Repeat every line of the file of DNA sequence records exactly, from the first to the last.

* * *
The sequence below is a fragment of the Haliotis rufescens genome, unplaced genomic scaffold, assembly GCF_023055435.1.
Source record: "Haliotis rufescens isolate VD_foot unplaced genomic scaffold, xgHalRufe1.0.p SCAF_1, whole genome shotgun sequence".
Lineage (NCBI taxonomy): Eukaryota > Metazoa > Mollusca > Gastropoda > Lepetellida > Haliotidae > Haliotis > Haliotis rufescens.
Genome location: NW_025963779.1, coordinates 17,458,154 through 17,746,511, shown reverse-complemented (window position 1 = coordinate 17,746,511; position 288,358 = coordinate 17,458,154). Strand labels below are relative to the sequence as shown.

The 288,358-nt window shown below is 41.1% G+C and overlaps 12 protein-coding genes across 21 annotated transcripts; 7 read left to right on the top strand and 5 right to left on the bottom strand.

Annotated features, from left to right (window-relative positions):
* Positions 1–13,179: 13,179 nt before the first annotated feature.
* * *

The sequence below is a fragment of the Haliotis rufescens genome, unplaced genomic scaffold, assembly GCF_023055435.1.
Source record: "Haliotis rufescens isolate VD_foot unplaced genomic scaffold, xgHalRufe1.0.p SCAF_1, whole genome shotgun sequence".
Lineage (NCBI taxonomy): Eukaryota > Metazoa > Mollusca > Gastropoda > Lepetellida > Haliotidae > Haliotis > Haliotis rufescens.
Genome location: NW_025963779.1, coordinates 17,458,154 through 17,746,511, shown reverse-complemented (window position 1 = coordinate 17,746,511; position 288,358 = coordinate 17,458,154). Strand labels below are relative to the sequence as shown.

The 288,358-nt window shown below is 41.1% G+C and overlaps 12 protein-coding genes across 21 annotated transcripts; 7 read left to right on the top strand and 5 right to left on the bottom strand.

Annotated features, from left to right (window-relative positions):
* Positions 1–13,179: 13,179 nt before the first annotated feature.